The Oracle Australia and New Zealand Middleware and Technology Blog.

Friday, November 21, 2008

Patching with Confidence!

I was reading this recent article regarding the latest security patches released by Oracle, and it had me thinking about how to best manage patching cycle.

At the outset it addresses a frightening reality:
“In many cases, companies, especially large ones with many databases, are reluctant to bring down production databases to implement new patches. Many are also wary about deploying untested patches in live environments or need to wait for their packaged application vendors to test and certify the patches before they can be deployed"

“As a result, there usually is a considerable lag time between when a patch becomes available from Oracle and when it gets deployed. In some cases, the lag can be months. Other users simply skip entire patch cycles and choose to deploy the patches on a yearly or twice-yearly basis.”

Furthermore, the article said: “…of 305 Oracle database administrators from 14 Oracle user groups between August 2007 and January 2008 and found that two-thirds of Oracle DBAs apparently are not installing Oracle's security patches at all, no matter how critical the vulnerabilities are.”

This drew the author to the make the following stark but obvious conclusion: “…such practices can leave companies dangerously exposed to attacks directed against database vulnerabilities.”

Patch Management is no that difficult. So why are organisations still struggling? Many DBA’s and Operations Managers I’ve spoke to mention three recurring themes.
  1. Application Regression Testing- often, because of 3rd party application certification dependencies, there is a requirement to wait for the next application refresh cycle so that appropriate regression testing can be completed prior to upgrading.
  2. Confidence is often low because - regardless of the fact that an update has gone through certification - many DBA's have a story to tell about when a tested patch in dev worked differently in production as a result of environmental differences.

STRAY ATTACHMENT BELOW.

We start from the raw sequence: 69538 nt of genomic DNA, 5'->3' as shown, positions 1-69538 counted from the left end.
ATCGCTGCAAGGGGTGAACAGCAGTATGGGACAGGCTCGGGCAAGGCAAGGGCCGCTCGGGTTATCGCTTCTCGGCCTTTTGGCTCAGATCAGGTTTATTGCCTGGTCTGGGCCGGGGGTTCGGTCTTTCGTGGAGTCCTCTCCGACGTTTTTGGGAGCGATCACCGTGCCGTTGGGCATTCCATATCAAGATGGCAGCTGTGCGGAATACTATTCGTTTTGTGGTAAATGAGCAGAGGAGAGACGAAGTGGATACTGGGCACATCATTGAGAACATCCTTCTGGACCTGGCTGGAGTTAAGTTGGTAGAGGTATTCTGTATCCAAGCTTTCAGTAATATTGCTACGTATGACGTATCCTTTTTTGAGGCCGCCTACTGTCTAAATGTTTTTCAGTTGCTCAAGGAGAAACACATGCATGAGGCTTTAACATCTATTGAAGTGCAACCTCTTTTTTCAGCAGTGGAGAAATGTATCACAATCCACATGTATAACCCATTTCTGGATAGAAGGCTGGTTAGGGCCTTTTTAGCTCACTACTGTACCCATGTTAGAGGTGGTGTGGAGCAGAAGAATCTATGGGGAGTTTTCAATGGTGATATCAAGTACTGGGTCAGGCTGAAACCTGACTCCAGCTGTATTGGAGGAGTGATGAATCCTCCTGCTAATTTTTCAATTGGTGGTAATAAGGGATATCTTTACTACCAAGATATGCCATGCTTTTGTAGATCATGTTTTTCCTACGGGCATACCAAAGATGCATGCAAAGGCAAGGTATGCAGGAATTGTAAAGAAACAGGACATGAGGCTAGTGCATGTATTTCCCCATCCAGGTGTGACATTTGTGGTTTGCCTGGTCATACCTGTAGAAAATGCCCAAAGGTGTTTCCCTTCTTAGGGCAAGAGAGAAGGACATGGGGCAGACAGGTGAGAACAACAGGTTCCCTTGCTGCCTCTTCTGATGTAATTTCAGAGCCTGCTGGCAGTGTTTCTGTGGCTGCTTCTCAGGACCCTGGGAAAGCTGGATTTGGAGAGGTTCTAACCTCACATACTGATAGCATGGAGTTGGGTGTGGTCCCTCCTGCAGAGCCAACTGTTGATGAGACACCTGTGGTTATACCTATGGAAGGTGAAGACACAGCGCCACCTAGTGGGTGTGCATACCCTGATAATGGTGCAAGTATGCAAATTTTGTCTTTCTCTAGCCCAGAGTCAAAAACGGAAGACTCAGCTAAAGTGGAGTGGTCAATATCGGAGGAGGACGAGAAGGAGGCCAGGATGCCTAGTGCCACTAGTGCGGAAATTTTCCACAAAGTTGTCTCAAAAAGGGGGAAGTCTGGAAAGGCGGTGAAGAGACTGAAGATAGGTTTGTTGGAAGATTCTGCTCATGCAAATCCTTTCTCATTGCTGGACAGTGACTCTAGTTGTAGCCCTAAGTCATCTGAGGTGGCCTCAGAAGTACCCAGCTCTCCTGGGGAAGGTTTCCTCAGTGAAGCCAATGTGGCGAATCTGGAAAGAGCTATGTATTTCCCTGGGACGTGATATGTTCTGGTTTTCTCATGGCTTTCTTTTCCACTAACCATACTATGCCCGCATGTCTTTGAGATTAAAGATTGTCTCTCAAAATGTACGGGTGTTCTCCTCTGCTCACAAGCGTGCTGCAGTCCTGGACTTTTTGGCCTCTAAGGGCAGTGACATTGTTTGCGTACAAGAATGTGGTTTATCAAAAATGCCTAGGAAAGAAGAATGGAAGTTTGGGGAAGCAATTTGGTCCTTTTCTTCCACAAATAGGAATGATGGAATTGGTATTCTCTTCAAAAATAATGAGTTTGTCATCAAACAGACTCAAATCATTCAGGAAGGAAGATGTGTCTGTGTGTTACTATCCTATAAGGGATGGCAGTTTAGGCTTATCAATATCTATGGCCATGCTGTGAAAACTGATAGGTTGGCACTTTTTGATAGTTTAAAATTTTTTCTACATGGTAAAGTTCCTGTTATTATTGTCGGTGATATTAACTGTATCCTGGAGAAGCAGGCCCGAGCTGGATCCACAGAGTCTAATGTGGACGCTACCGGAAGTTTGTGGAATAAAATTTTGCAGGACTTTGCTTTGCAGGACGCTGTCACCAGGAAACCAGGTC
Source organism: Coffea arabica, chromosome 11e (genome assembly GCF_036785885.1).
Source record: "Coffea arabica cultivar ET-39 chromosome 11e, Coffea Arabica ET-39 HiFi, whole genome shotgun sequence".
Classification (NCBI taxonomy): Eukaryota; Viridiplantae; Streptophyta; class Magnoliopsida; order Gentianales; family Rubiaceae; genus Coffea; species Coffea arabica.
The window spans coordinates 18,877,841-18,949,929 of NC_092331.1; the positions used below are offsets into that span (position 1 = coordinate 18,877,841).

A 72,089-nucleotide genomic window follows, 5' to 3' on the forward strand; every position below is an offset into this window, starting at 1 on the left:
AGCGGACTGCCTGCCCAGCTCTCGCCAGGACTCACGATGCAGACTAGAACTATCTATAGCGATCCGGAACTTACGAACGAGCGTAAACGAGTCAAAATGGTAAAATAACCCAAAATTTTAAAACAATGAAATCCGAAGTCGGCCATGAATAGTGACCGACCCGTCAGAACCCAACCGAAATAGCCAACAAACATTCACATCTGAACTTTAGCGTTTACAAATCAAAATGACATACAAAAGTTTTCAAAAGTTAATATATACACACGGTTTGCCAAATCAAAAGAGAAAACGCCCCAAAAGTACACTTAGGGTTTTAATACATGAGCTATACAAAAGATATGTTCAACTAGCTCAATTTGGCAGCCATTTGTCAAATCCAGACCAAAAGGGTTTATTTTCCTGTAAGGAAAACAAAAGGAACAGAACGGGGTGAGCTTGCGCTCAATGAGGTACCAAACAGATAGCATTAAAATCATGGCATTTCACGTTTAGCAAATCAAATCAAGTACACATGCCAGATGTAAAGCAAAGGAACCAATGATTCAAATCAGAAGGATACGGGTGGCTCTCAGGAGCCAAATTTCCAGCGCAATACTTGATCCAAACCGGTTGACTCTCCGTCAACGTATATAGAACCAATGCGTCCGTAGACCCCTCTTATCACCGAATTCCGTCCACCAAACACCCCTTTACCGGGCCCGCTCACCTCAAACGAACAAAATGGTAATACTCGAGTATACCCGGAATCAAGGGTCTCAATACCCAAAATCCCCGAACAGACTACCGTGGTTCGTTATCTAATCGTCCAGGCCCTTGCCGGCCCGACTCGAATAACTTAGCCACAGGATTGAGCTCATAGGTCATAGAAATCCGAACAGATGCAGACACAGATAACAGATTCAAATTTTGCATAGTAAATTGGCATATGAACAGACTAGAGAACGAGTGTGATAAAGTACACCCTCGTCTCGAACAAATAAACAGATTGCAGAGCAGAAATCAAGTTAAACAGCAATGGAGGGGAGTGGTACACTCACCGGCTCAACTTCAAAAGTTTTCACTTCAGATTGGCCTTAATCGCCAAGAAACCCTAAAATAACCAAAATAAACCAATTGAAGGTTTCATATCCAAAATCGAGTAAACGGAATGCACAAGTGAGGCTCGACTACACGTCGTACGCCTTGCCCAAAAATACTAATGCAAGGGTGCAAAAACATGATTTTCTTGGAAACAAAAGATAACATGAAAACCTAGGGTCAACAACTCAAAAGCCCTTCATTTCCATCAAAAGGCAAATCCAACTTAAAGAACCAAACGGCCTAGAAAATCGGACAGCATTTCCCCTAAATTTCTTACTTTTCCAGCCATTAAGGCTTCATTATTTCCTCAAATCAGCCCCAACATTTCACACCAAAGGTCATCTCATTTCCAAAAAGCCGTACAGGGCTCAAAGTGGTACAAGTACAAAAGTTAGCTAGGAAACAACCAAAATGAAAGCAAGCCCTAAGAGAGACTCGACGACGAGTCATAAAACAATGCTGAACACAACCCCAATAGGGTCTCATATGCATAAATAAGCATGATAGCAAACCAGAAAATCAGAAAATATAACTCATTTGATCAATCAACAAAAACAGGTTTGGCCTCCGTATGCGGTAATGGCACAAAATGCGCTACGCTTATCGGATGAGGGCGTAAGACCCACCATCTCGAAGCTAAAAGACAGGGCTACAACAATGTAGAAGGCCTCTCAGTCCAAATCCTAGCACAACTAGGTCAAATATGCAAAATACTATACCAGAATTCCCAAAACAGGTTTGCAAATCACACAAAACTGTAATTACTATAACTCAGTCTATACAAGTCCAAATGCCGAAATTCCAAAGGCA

3. The timing and time required to apply an update. DBA's need to allocate time to apply and test the update in a test environment, then they need to find a slot in the upgrade schedule to apply it in production. All of this needs to multiplied by the number of environments that need updating and the number of updates to be applied. Clearly, mechanisms are required to cut down cycle times and automate recurring tasks.
Patch Management requires planning and change management to ensure that each updateis priorotised and scheduled accordingly. The DBA should review each vulnerability patch and make a determination on the criticality and impact on their specific environment. Often not all patches need to be applied based on the broader security setup and criticality of the system.

As it stands today, Oracle provides a robust set of tools under our System and Application Management (SAM) portfolio.Real Application Testing, an innovation in Oracle Database 11g, allows database workloads to be efficiently captured in production and replayed for testing purposes. The facility faithfully replays transactions with order and timing preserved. It then reports on the performance of the test and highlights areas of change. Using Oracle Testing capabilities, confidence is increased are tests are based on real production workloads rather than synthetic test scenarios. Testing cycles are therefore shortened, not only because the test is largely automated, but also because the increased confidence associated with using real production workloads.

Furthermore, Oracle Enterprise Manager Provisioning Pack provides automated provisioning and patching facilities that make it easier to locate and apply patches. It also drastically reduces the effort required to patch multiple systems, which is great news if you’ve got scores of databases to manage.

Finally, when it comes to applying updates to production environments, 11g “Hot patching” means that it will be possible to apply an update to the Oracle binary while the database continues to run avoiding small downtime windows.

The article goes on to say that of DBAs and IT Managers at 300 organisations surveyed by the Independent Oracle Users Group, “…20 percent said they expected their databases to be breached in the coming year”.

Fortunately, these and other innovations in 11g, if utilised will take the pain out for DBA's, Application and System administrators which in turn will make their life easier.

Marc Caltabiano
Director, Enterprise Architecture

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